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Investigation of mixture effects of pesticides in vitro (Combiomics)

11/2013-10/2015

This third-party funded project is conducted in the framework of the BfR research program for modern methods in toxicology.

Support code of the Federal Ministry of Education and Research: FKZ 031A267A

In this BMBF-collaborative project led by the BfR, Department Pesticides Safety, together with the University of Veterinary Medicine, Institute for Food Toxicology and Chemical Analytics, Hannover (TiHo) and the University Bielefeld, Center for Biotechnology (CeBiTec) combination effects of pesticides are analyzed in vitro.

Consumers are constantly exposed to chemical mixtures e. g. to multiple residues of different pesticides via the diet. This raises questions concerning potential cumulative effects, especially for substances causing toxicity by a common mode of action. Since substances are tested for regulatory purposes on an individual basis at generally high dose levels, there is only limited data available on potential mixture effects especially in the low dose range. Hence toxicological investigation of combined effects of substances represents a key challenge to current experimental and regulatory toxicology. The development of in vitro tools for the assessment of mixture effects is of tremendous importance as 1) with more than 400 active substances approved for being used in pesticides and over 100000 chemicals registered under REACH there are more possible combinations than one could test with classical animal experiments and 2) the nature of combination toxicity (i. e. simple similar action, interaction) strongly depends on the mechanism of action of individual substances which is poorly addressed in standard toxicity tests and therefore requires molecular methods that allow insight into mechanistic events.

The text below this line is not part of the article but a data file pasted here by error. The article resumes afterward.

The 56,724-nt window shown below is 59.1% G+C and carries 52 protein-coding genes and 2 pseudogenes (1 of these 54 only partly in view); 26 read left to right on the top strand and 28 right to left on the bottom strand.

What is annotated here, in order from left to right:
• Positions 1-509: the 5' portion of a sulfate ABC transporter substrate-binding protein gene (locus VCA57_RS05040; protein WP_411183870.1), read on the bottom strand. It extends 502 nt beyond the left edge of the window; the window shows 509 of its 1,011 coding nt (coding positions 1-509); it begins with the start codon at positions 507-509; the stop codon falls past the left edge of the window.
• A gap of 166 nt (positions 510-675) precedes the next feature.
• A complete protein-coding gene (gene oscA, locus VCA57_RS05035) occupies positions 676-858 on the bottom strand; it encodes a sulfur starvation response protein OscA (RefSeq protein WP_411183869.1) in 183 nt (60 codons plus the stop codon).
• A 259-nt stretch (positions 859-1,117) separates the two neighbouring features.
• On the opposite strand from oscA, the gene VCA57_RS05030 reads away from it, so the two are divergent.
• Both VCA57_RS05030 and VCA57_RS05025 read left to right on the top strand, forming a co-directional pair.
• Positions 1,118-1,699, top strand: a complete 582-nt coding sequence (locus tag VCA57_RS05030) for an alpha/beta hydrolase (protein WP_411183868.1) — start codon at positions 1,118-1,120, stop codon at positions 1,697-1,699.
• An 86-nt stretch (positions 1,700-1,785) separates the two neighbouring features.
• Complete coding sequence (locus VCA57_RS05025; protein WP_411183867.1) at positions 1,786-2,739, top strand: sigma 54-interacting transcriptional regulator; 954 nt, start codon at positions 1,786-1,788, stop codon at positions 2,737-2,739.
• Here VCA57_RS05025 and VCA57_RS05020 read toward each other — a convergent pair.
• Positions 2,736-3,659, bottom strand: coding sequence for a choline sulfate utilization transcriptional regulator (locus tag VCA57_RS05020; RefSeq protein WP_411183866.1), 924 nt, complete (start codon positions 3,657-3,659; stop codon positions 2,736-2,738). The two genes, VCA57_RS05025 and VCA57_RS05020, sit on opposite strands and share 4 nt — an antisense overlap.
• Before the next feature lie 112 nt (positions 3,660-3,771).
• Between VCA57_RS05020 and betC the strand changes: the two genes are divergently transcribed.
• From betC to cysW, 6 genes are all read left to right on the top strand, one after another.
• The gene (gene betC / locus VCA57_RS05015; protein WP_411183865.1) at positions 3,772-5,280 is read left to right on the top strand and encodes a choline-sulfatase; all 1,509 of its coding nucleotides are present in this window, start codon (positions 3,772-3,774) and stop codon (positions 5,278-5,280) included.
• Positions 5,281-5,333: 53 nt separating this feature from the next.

In the Combiomics-project, potential mixture effects are identified upon a group of widely used and well characterized fungicides: triazoles. They are known to cause liver toxicity and endocrine disruption by a common mode of action. Therefore, this project focuses on the analysis of a set of cell lines from endocrine-related organs and from liver by parallel collecting and subsequently integrating data from multiple ‘omics’ levels as a basis for systems biology prediction. Based on data from analyses of the transcriptome, proteome and metabolome of cells treated with single substances, a prediction model for the effects of mixtures of substances will be developed. The suitability of the prediction model will be reviewed and optimized using data from mixtures of triazoles. In a next step a validation with further substances is planned and the prediction model shall be extended to different substance groups of pesticides and to further substance classes to facilitate the comprehensive assessment of combination effects in vitro. Since recent European regulations for plant protection products and biocides require that combination toxicity should be analysed, the successful establishment of a tissue based in vitro model for the analysis and prediction of combination effects would have the potential to avoid an enormous increase in animal testing.

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